John Piper argues that, when kings are “in their God-appointed place, with or without Satan’s agency, they are in the sway of God’s sovereign will.”1 He quotes Daniel 2:20-21; 4:17, and Proverbs 21:1, failing to acknowledge the truth of Hosea 8:4: “They made kings, but not through me; they set up princes, but without my knowledge [יָדַע, acknowledgment, i.e., blessing, approval, consent: they acted apart from God’s will].” How could such people, within John Piper’s theologically Calvinistic system, accomplish crowning kings and establishing for themselves princes without God’s alleged sovereign control? I thought God was deterministically sovereign.
Piper continues: “God is sovereign over the nations and over all their rulers and all the satanic power behind them. They do not move without his permission, and they do not move outside his sovereign plan.”2 (emphases added) Whether one considers the heinous reigns of Nero, Domitian, the cruelties of the Crusades, the Spanish Inquisition, or the regimes of Stalin, Hitler, and currently ISIS, the horrors of war and the problem of evil are, according to Calvinists and their Calvinist theology, the direct cause of the decree and plan and will of God. This is the only consistent view for the Calvinist. Ultimately, whether a Calvinist is a hard or soft determinist, God has decreed, from eternity past, whatsoever comes to pass in our history; all was His idea.
So-called soft determinism, also called compatibilism, is, according to Calvinist John Hendryx, “a form of determinism and it should be noted that this position is no less deterministic than hard determinism.” (link) (emphasis added) Note very carefully the words of Hendryx: compatibilism is no less deterministic than hard determinism. What is compatibilism? The theory of compatibilism is that God’s predetermination of all events that happen in history is compatible — consistent, suitable, appropriate, adaptable, cooperative — with so-called “voluntary” choice. (link) In other words, our choices are not coerced, that is, we do not choose against our desires, and yet we never make choices or decisions contrary to “what God determines will always come to pass (Eph 1:11).” (link) So, God decrees what we will choose, and we will desire the object of our so-called choice.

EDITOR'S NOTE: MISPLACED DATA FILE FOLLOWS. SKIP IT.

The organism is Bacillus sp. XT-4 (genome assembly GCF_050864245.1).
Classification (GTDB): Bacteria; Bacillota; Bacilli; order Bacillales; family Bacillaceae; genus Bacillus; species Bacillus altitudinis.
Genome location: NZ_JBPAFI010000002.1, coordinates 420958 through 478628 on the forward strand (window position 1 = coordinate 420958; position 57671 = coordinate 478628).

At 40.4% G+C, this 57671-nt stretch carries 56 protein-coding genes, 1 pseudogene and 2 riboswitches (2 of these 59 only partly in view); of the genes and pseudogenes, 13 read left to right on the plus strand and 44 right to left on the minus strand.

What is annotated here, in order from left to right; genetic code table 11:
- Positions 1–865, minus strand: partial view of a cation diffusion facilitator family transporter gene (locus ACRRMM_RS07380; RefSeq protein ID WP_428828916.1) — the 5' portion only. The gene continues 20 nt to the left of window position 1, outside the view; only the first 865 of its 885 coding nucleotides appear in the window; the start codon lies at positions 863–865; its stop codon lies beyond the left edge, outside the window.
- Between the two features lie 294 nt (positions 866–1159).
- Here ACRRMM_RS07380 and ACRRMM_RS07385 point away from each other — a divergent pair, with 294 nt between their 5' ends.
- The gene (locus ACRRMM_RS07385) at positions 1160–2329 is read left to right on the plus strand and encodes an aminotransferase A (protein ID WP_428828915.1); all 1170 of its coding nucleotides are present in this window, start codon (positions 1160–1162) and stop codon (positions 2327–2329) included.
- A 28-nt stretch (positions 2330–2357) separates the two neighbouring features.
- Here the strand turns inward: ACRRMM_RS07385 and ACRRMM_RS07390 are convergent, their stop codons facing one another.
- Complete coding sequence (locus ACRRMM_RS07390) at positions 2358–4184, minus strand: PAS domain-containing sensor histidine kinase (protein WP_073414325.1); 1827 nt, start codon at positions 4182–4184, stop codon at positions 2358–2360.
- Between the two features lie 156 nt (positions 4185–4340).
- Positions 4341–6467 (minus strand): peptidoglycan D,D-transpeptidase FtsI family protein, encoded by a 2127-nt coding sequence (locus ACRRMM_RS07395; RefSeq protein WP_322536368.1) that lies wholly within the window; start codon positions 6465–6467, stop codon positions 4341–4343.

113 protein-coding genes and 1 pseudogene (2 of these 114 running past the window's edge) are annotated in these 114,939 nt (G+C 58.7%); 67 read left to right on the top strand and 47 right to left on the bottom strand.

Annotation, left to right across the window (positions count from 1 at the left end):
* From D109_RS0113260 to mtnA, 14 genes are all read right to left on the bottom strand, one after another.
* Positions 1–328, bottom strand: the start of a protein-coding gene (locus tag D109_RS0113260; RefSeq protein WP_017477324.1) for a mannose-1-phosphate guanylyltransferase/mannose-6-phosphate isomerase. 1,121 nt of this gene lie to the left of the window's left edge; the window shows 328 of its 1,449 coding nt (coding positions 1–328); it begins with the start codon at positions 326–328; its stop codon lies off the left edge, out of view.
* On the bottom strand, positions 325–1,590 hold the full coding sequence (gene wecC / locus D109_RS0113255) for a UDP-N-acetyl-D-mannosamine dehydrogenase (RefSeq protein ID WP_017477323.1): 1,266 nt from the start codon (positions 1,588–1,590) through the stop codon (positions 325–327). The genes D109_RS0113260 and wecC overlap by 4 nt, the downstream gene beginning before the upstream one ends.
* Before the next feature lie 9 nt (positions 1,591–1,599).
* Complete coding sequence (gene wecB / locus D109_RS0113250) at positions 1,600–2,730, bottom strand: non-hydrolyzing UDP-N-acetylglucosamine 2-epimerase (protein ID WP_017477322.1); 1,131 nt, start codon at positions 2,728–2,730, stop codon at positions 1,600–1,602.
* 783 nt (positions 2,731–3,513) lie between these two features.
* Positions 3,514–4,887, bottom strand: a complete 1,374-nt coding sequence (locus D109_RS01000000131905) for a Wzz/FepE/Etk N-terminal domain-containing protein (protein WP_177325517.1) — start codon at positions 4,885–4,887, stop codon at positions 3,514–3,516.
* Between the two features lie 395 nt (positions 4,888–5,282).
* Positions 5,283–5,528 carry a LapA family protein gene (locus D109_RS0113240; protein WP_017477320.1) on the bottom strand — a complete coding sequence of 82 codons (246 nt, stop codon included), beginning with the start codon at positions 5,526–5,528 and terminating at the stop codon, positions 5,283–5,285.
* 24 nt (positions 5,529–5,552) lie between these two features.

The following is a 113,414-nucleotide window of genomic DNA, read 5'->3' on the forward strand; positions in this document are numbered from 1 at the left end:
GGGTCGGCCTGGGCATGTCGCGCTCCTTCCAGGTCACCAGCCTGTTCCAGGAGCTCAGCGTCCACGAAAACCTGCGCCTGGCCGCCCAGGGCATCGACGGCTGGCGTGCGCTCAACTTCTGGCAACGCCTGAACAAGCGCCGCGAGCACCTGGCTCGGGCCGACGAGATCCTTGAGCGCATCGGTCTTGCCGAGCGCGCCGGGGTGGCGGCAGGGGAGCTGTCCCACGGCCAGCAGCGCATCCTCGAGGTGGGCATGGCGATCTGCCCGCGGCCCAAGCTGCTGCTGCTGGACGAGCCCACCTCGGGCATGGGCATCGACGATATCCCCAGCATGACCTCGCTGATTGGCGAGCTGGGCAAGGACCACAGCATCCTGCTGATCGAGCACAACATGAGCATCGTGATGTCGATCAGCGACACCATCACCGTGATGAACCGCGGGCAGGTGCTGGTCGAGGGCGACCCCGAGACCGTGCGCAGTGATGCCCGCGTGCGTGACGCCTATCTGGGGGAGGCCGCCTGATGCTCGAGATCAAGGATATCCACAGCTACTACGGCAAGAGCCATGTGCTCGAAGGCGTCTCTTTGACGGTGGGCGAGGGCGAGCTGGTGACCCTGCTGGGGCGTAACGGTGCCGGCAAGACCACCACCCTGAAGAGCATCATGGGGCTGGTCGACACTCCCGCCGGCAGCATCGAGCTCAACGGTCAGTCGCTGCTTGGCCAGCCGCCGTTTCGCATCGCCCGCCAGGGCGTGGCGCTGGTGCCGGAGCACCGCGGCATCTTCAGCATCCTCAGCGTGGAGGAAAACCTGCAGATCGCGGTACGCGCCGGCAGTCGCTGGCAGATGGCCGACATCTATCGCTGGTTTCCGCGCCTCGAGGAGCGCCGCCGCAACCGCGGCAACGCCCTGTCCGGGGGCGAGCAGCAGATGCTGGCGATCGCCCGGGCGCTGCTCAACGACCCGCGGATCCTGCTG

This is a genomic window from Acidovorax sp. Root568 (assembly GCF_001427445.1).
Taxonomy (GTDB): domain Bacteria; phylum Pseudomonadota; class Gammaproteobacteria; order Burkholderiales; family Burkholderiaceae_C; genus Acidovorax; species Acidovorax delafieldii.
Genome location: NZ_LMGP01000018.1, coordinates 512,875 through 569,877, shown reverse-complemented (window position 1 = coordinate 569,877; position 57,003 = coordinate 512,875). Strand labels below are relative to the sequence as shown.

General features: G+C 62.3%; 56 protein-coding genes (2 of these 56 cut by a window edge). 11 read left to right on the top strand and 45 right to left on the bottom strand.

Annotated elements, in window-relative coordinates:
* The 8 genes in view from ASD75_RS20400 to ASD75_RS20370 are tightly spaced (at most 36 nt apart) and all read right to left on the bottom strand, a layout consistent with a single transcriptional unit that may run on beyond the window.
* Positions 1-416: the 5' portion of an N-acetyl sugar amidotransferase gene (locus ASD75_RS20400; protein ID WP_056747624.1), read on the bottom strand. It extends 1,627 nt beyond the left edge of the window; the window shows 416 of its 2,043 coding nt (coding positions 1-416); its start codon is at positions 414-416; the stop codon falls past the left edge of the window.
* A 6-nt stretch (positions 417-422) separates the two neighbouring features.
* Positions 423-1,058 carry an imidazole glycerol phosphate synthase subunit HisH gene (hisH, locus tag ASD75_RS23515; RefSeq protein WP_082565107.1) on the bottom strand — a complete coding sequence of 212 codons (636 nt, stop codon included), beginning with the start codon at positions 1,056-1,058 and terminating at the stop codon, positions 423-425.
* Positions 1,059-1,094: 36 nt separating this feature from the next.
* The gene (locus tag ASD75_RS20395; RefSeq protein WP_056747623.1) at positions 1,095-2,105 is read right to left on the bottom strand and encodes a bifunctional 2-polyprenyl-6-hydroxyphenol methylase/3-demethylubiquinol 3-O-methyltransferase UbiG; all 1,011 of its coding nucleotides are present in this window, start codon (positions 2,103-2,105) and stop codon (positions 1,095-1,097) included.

How can God decree what we shall desire to choose? Calvinist Wayne Grudem answers: “God influences the desires and decisions” of people.2 (emphases added) Lest anyone imagine that Calvinists have erred from Calvin himself: “Therefore, whatever men or Satan himself devise,” argues Calvin, “God holds the helm, and makes all their efforts contribute to the execution of his judgments.”3 (emphasis added) So, for compatibilists, or soft determinists who attempt to avoid the extremes of hard determinism, God predetermined our thoughts, words, and actions, and then, in time, influences our desires and decisions, so that we want to do what God predetermined for us to do. Oddly enough, compatibilistic Calvinists think that such a theory alleviates God from being a moral or ethical monster, or from being the Author of sin and evil.
The problem with such a theory should be rather obvious, and consistent Calvinists like John Hendryx makes the Arminian case for us, which is the undeniable truth that soft determinism is no less deterministic than hard determinism. In other words, the Calvinist God is the actual problem with the world, though He is presented as the solution to the problems He Himself decreed from eternity past, and brings into reality. This view of God is dubious at best: Calvinism creates its own dilemmas and forces strained and desperately-qualified explanations in order to support its faulty hermeneutic. For instance, instead of viewing quotes from the likes of Daniel or Solomon as general principles, such are treated as exhaustively and meticulously universal absolutes.